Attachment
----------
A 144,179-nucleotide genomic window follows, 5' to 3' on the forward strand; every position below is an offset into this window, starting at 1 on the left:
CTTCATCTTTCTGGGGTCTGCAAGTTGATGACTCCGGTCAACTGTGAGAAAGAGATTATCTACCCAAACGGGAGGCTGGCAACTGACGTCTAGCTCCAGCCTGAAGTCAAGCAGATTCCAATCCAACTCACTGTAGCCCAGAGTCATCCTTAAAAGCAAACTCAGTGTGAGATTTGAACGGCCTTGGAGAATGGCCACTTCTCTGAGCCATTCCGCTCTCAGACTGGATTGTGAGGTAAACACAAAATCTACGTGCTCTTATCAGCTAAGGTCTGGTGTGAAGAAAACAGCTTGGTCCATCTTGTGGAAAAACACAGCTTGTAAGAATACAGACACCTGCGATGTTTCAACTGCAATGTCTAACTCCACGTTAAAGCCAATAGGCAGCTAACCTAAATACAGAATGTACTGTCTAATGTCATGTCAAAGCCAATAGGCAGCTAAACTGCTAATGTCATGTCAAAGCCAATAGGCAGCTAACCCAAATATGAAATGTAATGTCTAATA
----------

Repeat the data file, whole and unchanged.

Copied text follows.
A 144,179-nucleotide genomic window follows, 5' to 3' on the forward strand; every position below is an offset into this window, starting at 1 on the left:
CTTCATCTTTCTGGGGTCTGCAAGTTGATGACTCCGGTCAACTGTGAGAAAGAGATTATCTACCCAAACGGGAGGCTGGCAACTGACGTCTAGCTCCAGCCTGAAGTCAAGCAGATTCCAATCCAACTCACTGTAGCCCAGAGTCATCCTTAAAAGCAAACTCAGTGTGAGATTTGAACGGCCTTGGAGAATGGCCACTTCTCTGAGCCATTCCGCTCTCAGACTGGATTGTGAGGTAAACACAAAATCTACGTGCTCTTATCAGCTAAGGTCTGGTGTGAAGAAAACAGCTTGGTCCATCTTGTGGAAAAACACAGCTTGTAAGAATACAGACACCTGCGATGTTTCAACTGCAATGTCTAACTCCACGTTAAAGCCAATAGGCAGCTAACCTAAATACAGAATGTACTGTCTAATGTCATGTCAAAGCCAATAGGCAGCTAAACTGCTAATGTCATGTCAAAGCCAATAGGCAGCTAACCCAAATATGAAATGTAATGTCTAATA